• There is a four year waiting period to qualify for a Conventional Loan after a deed in lieu of foreclosure. The four year time clock starts from the actual recorded date of the deed in lieu of foreclosure or the date of the sheriff’s sale which is reflected on the county records
  • There is a seven year waiting period to qualify for a Conventional Loan after the recorded date of a foreclosure which is reflected on the county recorder of deeds office

Qualifying For A FHA Loan After Bankruptcy With Mortgage Part Of Bankruptcy

If you have a mortgage part of your Chapter 7 Bankruptcy, you can qualify for a FHA Loan three years after the recorded date of your foreclosure.

Here is how it works:

  • Case scenario: Say you had a mortgage part of your Chapter 7 Bankruptcy and it was discharged on January 2010
  • Your mortgage balance is now zero because your mortgage was part of your bankruptcy but the deed is still on your name and not the lender
  • Say the home was finally foreclosed January 2017 so the deed was transferred out of your name
  • To qualify for a FHA Loan, you would have to wait three years after the recorded date of the foreclosure, which mean you need to wait 3 years from the January 2017 date. This means the earliest date you would qualify for a FHA Loan will be January 2010
  • Conventional Guidelines on Mortgage Part of Bankruptcy is way different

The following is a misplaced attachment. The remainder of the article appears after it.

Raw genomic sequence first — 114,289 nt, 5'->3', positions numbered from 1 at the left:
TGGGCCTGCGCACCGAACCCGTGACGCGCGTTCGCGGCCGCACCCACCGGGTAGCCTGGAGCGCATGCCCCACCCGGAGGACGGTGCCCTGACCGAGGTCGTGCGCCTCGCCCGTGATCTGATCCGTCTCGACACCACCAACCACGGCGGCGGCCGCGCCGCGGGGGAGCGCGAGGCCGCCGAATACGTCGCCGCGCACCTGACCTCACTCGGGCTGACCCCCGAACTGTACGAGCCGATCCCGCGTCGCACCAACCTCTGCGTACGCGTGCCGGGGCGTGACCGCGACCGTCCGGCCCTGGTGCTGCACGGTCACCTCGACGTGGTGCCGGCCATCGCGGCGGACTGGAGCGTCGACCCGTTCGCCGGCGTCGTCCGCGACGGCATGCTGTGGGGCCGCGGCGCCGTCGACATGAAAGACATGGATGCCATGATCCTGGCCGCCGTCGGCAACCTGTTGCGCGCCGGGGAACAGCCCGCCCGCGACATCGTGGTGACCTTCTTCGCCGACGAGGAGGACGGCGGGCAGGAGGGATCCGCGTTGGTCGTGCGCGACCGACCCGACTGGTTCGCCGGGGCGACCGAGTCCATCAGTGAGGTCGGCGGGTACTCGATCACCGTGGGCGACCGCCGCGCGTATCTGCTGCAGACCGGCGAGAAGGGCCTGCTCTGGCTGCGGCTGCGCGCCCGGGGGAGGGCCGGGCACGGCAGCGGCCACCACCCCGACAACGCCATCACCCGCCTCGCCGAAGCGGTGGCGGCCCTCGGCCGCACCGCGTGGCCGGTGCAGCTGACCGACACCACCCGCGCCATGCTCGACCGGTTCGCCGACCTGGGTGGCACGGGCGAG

Qualifying For Conventional Loan With Mortgage Part Of Bankruptcy

Conventional Loan Borrowers can qualify for a Conventional Loan with a mortgage part of their Chapter 7 Bankruptcy discharge after four years from the discharged date of their Chapter 7 Bankruptcy even if the foreclosure got recorded at a later date after the Bankruptcy discharged date.

This is how it works:

  • Case scenario: Say you had a mortgage part of your Chapter 7 Bankruptcy and it was discharged on January 2010
  • Your mortgage balance is now zero because your mortgage was part of your bankruptcy but the deed is still on your name and it has not been transferred to the lender yet
  • Say the home was finally foreclosed January 2013 so the deed was transferred out of your name
  • Conventional Guidelines on Mortgage Part of Bankruptcy is way different than FHA Guidelines On Mortgage Part Of Bankruptcy
  • You can qualify for a Conventional Loan under Fannie Mae and Freddie Mac Guidelines on January 2014 because you have passed the four year waiting period after the Chapter 7 Bankruptcy discharged date even though your foreclosure recorded date has been recorded one year ago
  • Again, as long as you have a mortgage part of your Chapter 7 Bankruptcy and as long as the deed has been transferred out of your name at a later date, you can qualify for a Conventional Loan four years from the discharged date of your Chapter 7 Bankruptcy

If you have further questions on this topic, please call The Gustan Cho Team at CrossCountry Mortgage at 262-878-1965 or text Gustan Cho on his cell at 262-716-8151. You can also email us at gcho@gustancho.com. The Gustan Cho Team is available 7 days a week, evenings, weekends, and holidays to take your mortgage inquiry.

The information contained on Gustan Cho Associates website is for informational purposes only and is not an advertisement for products offered by The Gustan Cho Team @ Gustan Cho Associates or its affiliates. The views and opinions expressed herein are those of the author and/or guest writers of Gustan Cho Associates Mortgage & Real Estate Information Resource Center website and do not reflect the policy of Gustan Cho Associates Lenders Network, its officers, subsidiaries, parent, or affiliates.